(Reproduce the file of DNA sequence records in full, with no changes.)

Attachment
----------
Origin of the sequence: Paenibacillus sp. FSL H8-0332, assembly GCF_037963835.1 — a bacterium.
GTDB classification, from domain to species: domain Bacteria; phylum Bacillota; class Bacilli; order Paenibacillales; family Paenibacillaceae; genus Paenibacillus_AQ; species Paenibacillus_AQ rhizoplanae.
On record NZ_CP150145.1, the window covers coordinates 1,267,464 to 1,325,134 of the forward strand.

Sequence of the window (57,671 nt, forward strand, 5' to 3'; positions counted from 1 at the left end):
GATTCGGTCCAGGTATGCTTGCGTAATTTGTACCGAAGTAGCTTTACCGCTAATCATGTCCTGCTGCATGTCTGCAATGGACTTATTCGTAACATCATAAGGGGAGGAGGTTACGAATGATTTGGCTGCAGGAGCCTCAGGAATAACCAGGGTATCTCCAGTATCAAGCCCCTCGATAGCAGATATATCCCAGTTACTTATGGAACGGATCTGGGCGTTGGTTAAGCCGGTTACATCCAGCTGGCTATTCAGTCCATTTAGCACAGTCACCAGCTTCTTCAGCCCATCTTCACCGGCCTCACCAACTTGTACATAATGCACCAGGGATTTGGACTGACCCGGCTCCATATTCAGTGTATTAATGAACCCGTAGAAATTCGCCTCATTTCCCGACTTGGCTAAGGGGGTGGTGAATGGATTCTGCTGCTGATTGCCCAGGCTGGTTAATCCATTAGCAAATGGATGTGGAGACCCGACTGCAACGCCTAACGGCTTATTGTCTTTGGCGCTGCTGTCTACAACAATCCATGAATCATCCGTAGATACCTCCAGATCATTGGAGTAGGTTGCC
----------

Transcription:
Origin of the sequence: Paenibacillus sp. FSL H8-0332, assembly GCF_037963835.1 — a bacterium.
GTDB classification, from domain to species: domain Bacteria; phylum Bacillota; class Bacilli; order Paenibacillales; family Paenibacillaceae; genus Paenibacillus_AQ; species Paenibacillus_AQ rhizoplanae.
On record NZ_CP150145.1, the window covers coordinates 1,267,464 to 1,325,134 of the forward strand.

Sequence of the window (57,671 nt, forward strand, 5' to 3'; positions counted from 1 at the left end):
GATTCGGTCCAGGTATGCTTGCGTAATTTGTACCGAAGTAGCTTTACCGCTAATCATGTCCTGCTGCATGTCTGCAATGGACTTATTCGTAACATCATAAGGGGAGGAGGTTACGAATGATTTGGCTGCAGGAGCCTCAGGAATAACCAGGGTATCTCCAGTATCAAGCCCCTCGATAGCAGATATATCCCAGTTACTTATGGAACGGATCTGGGCGTTGGTTAAGCCGGTTACATCCAGCTGGCTATTCAGTCCATTTAGCACAGTCACCAGCTTCTTCAGCCCATCTTCACCGGCCTCACCAACTTGTACATAATGCACCAGGGATTTGGACTGACCCGGCTCCATATTCAGTGTATTAATGAACCCGTAGAAATTCGCCTCATTTCCCGACTTGGCTAAGGGGGTGGTGAATGGATTCTGCTGCTGATTGCCCAGGCTGGTTAATCCATTAGCAAATGGATGTGGAGACCCGACTGCAACGCCTAACGGCTTATTGTCTTTGGCGCTGCTGTCTACAACAATCCATGAATCATCCGTAGATACCTCCAGATCATTGGAGTAGGTTGCC